2 Thessalonians Bible Study Lesson 7

Printer friendly version


Part 1 Sunday School lesson audio (part 1)
Part 2 Sunday School lesson audi0 (part 2 God glorified in us)

2 Thessalonians 1:10—12

One thing to keep in mind as you read through 1 and 2 Thessalonians is that Paul switches between the program laid out for the Church, the Body of Christ (Mystery), with the prophetic program set out for Israel. Our program has its information contained in Paul’s 13 books of Romans through Philemon, including the Rapture and our heavenly hope. Israel’s program is contained in the Old Testament and the non-Pauline books of the New Testament, and includes information pertaining to the Millennial Kingdom and their earthly rulership. Most people mix these two programs, usually stealing promises given to Israel to reapply them to the Church, the Body of Christ. One of the most common reapportioned blessing is that of the Millennial Kingdom. Instead of ruling over angels in the heavens (1 Corinthians 6:3), they say we will be on the earth, ruling the world as priests.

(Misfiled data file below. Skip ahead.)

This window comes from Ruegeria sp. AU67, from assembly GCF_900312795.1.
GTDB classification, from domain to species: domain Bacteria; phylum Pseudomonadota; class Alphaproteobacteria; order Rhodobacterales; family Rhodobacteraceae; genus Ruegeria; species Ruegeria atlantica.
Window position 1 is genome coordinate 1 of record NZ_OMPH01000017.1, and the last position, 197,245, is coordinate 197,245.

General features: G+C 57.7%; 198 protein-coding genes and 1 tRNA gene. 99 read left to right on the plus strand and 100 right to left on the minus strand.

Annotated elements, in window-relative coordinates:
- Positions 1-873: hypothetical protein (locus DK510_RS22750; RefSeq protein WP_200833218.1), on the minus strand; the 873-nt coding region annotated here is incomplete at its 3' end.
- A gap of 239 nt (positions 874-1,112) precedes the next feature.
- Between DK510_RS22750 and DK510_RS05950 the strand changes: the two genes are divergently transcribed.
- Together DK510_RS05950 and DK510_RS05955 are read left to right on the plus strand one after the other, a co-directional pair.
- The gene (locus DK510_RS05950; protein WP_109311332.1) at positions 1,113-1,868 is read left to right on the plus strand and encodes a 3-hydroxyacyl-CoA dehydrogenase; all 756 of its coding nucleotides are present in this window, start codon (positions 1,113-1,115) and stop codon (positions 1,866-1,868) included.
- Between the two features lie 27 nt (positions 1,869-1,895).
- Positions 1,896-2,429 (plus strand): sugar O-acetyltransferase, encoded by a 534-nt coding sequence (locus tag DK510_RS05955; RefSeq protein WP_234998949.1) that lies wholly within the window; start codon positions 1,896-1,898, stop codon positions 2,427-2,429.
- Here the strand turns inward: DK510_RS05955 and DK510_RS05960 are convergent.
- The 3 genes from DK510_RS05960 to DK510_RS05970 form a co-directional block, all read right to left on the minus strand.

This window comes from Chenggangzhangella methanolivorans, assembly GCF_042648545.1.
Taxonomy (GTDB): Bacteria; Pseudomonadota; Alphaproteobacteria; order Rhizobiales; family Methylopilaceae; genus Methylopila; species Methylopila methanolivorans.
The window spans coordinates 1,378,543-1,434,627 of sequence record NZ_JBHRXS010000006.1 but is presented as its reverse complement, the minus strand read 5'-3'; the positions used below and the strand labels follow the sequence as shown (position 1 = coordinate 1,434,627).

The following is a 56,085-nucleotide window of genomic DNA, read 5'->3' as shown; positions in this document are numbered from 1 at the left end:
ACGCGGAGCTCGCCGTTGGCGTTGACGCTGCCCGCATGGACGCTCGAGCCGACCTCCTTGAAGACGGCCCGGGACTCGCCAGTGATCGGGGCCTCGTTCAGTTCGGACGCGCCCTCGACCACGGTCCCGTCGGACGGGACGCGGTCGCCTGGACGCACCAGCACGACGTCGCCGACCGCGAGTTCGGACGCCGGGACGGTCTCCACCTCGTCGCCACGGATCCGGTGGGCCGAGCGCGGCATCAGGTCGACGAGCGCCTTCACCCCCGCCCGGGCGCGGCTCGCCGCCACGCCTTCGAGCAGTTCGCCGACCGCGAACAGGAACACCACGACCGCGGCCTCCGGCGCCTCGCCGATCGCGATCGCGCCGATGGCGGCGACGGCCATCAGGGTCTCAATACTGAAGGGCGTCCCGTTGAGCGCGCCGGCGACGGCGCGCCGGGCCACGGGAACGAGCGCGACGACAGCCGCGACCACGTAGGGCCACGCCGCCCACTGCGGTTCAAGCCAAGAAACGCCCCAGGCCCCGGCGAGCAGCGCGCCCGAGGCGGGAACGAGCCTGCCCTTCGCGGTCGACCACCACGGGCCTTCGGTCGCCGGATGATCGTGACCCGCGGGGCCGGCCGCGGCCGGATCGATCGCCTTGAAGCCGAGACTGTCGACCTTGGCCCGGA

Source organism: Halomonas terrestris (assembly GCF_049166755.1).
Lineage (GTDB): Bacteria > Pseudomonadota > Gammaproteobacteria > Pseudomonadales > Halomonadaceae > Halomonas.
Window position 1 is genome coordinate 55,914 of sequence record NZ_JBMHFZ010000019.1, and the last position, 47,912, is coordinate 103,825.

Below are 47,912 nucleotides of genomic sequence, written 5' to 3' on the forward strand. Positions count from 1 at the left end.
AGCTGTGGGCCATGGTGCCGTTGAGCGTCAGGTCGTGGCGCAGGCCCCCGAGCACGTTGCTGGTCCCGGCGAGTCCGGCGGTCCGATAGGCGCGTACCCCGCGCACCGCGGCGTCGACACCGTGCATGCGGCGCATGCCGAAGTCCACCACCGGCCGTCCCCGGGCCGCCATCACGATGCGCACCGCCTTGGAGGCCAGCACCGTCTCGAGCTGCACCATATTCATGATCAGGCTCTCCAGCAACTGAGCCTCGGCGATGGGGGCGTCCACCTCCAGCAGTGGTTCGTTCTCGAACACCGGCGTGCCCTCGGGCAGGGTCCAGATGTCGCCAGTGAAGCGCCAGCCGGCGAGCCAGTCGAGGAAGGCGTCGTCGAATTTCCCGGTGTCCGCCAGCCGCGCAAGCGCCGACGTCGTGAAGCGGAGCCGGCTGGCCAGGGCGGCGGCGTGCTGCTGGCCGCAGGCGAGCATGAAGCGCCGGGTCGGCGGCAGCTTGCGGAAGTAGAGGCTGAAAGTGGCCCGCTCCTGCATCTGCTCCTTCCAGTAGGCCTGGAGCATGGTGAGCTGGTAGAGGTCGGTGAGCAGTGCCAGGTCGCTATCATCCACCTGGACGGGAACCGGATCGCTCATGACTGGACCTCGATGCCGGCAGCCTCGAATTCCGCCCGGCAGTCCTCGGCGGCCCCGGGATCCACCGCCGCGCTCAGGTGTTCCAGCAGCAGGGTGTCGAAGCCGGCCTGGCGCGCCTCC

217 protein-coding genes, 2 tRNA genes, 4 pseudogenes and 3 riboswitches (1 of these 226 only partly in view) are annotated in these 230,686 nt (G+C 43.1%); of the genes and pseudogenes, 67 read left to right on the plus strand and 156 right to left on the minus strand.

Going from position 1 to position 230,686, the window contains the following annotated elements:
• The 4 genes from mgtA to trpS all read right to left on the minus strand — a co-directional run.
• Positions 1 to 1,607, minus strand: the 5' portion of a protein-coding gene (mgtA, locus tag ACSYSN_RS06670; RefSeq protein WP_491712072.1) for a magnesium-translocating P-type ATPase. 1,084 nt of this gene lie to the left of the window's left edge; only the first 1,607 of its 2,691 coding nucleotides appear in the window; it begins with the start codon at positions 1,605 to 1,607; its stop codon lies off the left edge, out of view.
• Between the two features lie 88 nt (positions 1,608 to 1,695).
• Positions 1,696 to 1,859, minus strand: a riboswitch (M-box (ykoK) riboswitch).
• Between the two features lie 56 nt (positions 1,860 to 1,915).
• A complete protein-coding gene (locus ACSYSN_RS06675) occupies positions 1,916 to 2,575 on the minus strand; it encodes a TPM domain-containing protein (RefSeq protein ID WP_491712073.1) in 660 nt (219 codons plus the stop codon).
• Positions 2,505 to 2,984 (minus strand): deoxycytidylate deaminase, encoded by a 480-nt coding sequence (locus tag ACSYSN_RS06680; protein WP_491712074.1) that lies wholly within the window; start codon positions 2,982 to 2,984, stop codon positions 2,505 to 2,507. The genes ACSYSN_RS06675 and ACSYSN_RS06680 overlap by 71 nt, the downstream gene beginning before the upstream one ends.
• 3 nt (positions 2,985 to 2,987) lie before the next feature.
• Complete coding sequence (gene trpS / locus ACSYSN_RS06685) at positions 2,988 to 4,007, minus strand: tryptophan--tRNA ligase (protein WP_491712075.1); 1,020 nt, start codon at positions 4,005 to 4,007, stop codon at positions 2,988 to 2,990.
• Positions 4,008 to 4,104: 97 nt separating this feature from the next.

It does get a bit confusing as Paul speaks of both Israel and the Body of Christ. Much of this confusion will be dispelled by understanding the separation between Paul’s writings (Romans through Philemons) and the rest of Scripture. All of Scripture was written for our learning and understanding (Romans 15:4), but Paul’s books have been written directly to us, in this dispensation of Grace.